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Beyond Penn's Treaty

A Mission to the Indians from the Indian Committee of Baltimore Yearly Meeting to Fort Wayne, in 1804

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width was about one hundred and fifty feet, it is
said to be a very deep river. An old Indian
and his squaw reside here, and he undertook to
ferry us across in a canoe. Our horses swam
the river, and got over well. The old Indian,
whose name is Stephen

, very unintentionally
swam also. This accident was owing to the mis-
conduct of some of the packers, who, on their
way to Fort Wayne with provisions, gave Stephen
too much whisky. Philip Dennis was in the
canoe with him when he accidentely fell over-
board; we were greatly alarmed for his safety,
knowing that he was intoxicated, but after dis-
appearing for a few seconds, he rose to the sur-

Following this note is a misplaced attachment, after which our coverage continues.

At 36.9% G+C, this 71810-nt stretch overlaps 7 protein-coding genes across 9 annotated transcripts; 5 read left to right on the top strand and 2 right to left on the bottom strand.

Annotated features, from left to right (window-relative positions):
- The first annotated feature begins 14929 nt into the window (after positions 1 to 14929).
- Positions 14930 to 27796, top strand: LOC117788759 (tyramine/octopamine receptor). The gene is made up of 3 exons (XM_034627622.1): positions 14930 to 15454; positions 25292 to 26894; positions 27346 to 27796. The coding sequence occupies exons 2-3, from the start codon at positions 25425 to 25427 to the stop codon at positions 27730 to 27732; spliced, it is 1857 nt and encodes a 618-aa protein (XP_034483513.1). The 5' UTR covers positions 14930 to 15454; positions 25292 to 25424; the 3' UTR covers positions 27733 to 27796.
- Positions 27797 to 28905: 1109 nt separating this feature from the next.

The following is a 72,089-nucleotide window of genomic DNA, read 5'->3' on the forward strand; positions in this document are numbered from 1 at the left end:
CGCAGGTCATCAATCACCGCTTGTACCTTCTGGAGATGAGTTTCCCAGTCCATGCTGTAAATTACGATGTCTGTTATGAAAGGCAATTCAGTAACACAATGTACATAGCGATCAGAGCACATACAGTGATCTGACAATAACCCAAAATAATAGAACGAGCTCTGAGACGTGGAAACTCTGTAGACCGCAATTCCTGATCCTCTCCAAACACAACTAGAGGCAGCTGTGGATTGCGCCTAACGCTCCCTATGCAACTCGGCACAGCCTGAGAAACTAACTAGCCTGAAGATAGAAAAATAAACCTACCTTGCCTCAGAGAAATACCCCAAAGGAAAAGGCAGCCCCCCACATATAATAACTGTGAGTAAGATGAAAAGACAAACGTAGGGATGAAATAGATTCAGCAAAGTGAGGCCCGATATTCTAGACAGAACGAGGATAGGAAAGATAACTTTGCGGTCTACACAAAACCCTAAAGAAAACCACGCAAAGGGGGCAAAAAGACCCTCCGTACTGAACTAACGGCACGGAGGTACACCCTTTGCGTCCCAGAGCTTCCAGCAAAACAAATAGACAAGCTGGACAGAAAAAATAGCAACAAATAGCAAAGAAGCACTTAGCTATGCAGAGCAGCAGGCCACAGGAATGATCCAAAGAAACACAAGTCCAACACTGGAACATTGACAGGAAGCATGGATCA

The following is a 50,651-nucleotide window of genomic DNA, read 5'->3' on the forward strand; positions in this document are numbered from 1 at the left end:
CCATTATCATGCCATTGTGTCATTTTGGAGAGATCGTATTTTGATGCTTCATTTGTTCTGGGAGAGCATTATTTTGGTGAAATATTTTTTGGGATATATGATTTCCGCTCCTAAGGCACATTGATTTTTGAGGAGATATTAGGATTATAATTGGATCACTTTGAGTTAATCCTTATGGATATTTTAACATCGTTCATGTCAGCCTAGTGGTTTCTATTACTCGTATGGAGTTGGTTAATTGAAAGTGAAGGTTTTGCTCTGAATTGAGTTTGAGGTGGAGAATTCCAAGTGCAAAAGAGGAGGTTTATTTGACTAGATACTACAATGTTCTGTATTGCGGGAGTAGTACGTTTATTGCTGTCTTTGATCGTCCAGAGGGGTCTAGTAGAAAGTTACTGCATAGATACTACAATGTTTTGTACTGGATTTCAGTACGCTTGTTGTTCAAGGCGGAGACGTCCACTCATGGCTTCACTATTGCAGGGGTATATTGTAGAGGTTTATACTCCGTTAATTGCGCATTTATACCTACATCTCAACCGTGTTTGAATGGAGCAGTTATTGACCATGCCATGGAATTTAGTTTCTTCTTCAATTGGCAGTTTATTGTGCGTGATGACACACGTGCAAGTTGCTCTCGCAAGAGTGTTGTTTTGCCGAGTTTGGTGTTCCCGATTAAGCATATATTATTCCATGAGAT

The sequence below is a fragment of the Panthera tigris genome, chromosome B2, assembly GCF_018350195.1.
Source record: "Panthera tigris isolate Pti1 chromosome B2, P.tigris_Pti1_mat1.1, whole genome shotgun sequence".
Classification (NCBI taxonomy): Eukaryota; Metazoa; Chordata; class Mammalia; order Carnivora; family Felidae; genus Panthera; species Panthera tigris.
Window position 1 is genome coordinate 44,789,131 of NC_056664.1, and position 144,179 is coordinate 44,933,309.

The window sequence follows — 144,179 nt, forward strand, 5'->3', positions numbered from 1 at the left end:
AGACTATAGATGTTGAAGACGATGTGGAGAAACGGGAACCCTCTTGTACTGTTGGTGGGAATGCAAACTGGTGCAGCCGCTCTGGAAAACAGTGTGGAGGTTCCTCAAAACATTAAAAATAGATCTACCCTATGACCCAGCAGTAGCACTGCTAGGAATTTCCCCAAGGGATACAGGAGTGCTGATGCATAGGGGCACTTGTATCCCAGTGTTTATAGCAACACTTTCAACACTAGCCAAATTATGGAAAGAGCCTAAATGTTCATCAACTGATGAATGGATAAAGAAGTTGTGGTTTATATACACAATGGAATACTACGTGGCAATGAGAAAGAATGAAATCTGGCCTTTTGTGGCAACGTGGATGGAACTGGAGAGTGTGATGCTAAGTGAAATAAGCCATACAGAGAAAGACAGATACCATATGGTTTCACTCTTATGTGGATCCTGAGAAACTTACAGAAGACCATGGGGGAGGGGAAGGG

face of the water, and soon convinced us that he
could swim. Philip caught him by his blanket,
and got him again into the boat. The old man
laughed very heartily at the accident, saying to
us in broken English, No fear, me ferry you
in de canoe yet. Our blacksmith having in-
formed Stephen of his expectation of settling in
the Indian country for the benefit of the red
people, and the old man finding also that our
company were all prosecuting their travels for
benevolent purposes, exercised his gratitude by
telling us You pay one quarter dollar de man;
nobody keep canoe here but Stephen; he make
the white people pay dollar, I make dem packers
pay me de rest. In Stephen's hut we observed
several Indians who were asleep. He says they
are Indians who have come a great distance and